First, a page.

Although suffering some neglect and receiving less attention in some western health systems, hygiene nevertheless is the basic discipline in order to experience health and remain free of disease. Inadequate attention to hygiene in the community and particularly in hospitals is causing some concern.
Hatha yoga practices include attention to internal cleansing as well as external hygiene.
Students of yoga are instructed from a young age to be aware of the need for cleanliness and with the co-operation of parents, some additional methods can be added to current home practices.
One of the simplest is to cleanse the tongue after brushing the teeth. This is usually done with a special tool but can also be effective using a toothbrush, as long as attention is given to thorough washing afterwards. The old traditional method in India is to use the fig tree root or stem or other appropriate organic plant material that can serves as a toothbrush and means of flossing between the teeth.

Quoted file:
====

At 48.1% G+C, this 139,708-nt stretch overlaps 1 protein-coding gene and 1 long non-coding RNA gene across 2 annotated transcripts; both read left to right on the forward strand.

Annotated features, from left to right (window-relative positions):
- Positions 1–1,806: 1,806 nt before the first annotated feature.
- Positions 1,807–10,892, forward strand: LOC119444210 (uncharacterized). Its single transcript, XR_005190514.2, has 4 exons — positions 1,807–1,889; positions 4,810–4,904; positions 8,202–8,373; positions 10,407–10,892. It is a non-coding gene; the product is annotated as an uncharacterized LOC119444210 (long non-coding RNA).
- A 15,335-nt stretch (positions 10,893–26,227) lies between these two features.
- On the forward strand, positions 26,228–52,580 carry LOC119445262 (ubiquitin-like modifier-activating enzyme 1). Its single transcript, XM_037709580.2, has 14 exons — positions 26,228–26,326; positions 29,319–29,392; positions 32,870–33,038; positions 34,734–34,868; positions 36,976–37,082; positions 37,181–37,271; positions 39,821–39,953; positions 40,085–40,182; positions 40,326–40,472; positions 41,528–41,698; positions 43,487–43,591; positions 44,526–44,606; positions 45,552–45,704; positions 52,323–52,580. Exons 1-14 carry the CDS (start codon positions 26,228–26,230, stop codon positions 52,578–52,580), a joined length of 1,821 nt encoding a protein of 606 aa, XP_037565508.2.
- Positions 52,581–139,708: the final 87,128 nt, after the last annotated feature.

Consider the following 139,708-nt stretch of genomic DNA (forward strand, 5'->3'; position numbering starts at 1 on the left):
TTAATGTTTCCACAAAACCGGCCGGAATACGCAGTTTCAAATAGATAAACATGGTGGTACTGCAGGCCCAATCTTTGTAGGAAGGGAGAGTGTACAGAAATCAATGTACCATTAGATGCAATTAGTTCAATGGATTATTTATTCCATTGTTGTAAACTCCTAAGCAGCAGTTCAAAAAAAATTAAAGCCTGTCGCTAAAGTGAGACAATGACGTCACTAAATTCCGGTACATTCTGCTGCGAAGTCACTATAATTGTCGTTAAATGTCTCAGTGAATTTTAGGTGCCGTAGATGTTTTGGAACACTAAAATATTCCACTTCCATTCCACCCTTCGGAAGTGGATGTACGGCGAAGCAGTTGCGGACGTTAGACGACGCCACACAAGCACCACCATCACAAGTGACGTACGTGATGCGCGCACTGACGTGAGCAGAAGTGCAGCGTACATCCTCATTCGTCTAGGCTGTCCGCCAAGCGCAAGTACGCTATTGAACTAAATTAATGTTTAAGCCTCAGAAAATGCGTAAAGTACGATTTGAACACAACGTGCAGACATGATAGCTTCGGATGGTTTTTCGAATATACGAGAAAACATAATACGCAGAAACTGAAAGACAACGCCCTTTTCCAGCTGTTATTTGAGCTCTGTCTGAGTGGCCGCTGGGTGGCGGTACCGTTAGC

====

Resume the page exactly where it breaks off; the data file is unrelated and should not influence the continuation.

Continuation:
Another is to use the method of brushing the skin to stimulate circulation and to eliminate the dead cells that accumulate. This is a practice common to many people the world over. The stimulus to the skin helps elimination of toxins that must otherwise find outlet through the kidneys. In cold climates without heavy perspiration through heat, the kidneys tend to be over burdened so skin brushing is particularly important.
In older age skin brushing not only improves general health but the skin texture and appearance is improved, and can correct dry flaky skin problems.
It is best to begin skin brushing lightly when young and this is encouraged in Yoga practice.